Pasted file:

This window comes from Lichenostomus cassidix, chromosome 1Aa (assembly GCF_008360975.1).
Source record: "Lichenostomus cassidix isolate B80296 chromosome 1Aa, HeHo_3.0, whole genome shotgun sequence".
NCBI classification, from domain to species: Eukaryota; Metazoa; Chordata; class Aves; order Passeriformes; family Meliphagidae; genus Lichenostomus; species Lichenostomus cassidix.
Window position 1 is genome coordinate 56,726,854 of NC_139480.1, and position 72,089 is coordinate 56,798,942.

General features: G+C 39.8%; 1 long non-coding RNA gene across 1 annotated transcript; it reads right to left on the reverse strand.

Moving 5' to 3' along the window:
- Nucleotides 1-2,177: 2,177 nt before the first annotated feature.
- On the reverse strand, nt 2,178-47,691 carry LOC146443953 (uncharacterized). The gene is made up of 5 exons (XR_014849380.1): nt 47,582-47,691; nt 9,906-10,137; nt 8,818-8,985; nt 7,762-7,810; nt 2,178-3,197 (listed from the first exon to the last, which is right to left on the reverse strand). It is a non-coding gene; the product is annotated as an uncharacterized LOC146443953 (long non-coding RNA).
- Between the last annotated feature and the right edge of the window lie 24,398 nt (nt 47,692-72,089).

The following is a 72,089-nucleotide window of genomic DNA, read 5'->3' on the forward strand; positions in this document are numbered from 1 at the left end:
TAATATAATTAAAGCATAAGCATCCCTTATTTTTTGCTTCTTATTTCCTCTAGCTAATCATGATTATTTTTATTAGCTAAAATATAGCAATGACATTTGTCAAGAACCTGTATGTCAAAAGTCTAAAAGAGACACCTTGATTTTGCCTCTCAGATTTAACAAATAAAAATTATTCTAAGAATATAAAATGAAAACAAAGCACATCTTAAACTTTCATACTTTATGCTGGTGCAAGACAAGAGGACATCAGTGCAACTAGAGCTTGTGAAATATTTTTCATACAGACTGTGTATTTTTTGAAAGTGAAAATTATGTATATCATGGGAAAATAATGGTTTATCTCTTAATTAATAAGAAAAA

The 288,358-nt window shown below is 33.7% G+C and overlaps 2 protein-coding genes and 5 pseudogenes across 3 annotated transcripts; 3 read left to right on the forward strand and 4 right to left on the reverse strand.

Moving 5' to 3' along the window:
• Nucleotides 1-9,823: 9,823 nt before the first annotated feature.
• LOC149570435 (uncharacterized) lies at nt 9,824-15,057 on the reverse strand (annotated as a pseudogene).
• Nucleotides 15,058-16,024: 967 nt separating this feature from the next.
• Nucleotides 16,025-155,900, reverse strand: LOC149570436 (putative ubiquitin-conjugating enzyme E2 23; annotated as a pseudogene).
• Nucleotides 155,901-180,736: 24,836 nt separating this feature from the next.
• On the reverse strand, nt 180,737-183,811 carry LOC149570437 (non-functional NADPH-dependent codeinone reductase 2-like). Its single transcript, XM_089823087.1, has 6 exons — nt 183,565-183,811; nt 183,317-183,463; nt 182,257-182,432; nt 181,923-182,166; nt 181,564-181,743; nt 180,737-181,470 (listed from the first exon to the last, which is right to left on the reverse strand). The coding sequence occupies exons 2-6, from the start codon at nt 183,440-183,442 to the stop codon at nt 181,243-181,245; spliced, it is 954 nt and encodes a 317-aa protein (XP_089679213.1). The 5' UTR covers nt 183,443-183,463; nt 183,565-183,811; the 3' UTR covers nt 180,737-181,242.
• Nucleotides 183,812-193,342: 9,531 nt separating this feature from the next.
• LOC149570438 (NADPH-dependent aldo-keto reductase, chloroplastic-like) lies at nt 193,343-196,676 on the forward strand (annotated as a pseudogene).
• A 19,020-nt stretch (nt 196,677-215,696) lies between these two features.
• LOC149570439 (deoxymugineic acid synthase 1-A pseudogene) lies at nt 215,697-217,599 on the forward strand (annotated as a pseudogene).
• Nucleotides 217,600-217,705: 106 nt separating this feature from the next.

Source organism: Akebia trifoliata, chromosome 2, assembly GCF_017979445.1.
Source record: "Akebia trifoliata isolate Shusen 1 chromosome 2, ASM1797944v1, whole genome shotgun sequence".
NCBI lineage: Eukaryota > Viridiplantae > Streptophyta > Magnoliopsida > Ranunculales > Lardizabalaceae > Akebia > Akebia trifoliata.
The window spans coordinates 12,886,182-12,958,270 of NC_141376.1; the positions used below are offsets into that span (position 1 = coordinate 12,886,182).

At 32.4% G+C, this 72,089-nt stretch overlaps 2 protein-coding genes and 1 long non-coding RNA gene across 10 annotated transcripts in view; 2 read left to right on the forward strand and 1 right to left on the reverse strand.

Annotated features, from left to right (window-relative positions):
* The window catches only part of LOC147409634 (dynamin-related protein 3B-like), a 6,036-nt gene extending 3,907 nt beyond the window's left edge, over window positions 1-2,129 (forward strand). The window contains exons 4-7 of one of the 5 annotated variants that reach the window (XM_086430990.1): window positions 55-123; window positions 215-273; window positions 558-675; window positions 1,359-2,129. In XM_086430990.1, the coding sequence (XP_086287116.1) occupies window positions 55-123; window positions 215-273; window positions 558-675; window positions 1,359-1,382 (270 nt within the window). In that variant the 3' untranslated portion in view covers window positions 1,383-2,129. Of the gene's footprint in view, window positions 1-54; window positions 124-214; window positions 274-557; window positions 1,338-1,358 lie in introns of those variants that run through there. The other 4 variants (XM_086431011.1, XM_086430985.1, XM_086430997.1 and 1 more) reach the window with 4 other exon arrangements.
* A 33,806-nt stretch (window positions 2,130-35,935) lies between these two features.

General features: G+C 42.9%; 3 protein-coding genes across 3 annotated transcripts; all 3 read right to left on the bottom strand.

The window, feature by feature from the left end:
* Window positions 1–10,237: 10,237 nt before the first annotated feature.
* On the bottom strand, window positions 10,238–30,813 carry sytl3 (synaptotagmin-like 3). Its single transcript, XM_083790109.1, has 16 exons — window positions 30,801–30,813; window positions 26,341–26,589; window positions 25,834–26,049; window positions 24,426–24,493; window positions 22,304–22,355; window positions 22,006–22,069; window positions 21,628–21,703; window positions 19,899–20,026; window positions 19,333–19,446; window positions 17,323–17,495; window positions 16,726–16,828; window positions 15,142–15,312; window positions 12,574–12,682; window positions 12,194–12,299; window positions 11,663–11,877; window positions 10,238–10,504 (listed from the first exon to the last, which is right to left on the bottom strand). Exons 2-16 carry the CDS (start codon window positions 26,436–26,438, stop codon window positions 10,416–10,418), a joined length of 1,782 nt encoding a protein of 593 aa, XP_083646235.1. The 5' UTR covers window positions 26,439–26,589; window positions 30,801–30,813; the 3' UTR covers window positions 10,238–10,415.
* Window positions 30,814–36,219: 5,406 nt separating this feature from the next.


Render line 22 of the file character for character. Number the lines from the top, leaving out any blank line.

• A 19,020-nt stretch (nt 196,677-215,696) lies between these two features.